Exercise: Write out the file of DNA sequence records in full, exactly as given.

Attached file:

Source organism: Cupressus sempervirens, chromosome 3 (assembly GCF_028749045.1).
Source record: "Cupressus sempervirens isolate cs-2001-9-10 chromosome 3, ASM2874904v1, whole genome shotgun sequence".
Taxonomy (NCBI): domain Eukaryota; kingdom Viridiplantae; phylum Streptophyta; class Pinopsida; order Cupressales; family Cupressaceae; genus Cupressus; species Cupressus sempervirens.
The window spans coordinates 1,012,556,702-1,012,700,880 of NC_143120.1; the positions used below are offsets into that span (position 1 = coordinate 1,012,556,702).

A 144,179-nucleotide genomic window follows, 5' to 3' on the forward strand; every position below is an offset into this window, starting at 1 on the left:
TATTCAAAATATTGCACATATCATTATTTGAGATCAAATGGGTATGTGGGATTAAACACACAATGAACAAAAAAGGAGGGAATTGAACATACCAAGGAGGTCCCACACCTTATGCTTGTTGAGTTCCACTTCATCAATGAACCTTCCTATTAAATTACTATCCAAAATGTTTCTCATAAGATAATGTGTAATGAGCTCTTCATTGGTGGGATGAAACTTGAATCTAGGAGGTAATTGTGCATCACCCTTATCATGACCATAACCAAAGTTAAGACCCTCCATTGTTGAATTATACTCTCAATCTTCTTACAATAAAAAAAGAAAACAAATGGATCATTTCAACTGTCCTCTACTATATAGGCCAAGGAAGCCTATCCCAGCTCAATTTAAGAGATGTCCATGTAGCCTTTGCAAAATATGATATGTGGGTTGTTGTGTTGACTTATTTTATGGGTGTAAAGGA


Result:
Source organism: Cupressus sempervirens, chromosome 3 (assembly GCF_028749045.1).
Source record: "Cupressus sempervirens isolate cs-2001-9-10 chromosome 3, ASM2874904v1, whole genome shotgun sequence".
Taxonomy (NCBI): domain Eukaryota; kingdom Viridiplantae; phylum Streptophyta; class Pinopsida; order Cupressales; family Cupressaceae; genus Cupressus; species Cupressus sempervirens.
The window spans coordinates 1,012,556,702-1,012,700,880 of NC_143120.1; the positions used below are offsets into that span (position 1 = coordinate 1,012,556,702).

A 144,179-nucleotide genomic window follows, 5' to 3' on the forward strand; every position below is an offset into this window, starting at 1 on the left:
TATTCAAAATATTGCACATATCATTATTTGAGATCAAATGGGTATGTGGGATTAAACACACAATGAACAAAAAAGGAGGGAATTGAACATACCAAGGAGGTCCCACACCTTATGCTTGTTGAGTTCCACTTCATCAATGAACCTTCCTATTAAATTACTATCCAAAATGTTTCTCATAAGATAATGTGTAATGAGCTCTTCATTGGTGGGATGAAACTTGAATCTAGGAGGTAATTGTGCATCACCCTTATCATGACCATAACCAAAGTTAAGACCCTCCATTGTTGAATTATACTCTCAATCTTCTTACAATAAAAAAAGAAAACAAATGGATCATTTCAACTGTCCTCTACTATATAGGCCAAGGAAGCCTATCCCAGCTCAATTTAAGAGATGTCCATGTAGCCTTTGCAAAATATGATATGTGGGTTGTTGTGTTGACTTATTTTATGGGTGTAAAGGA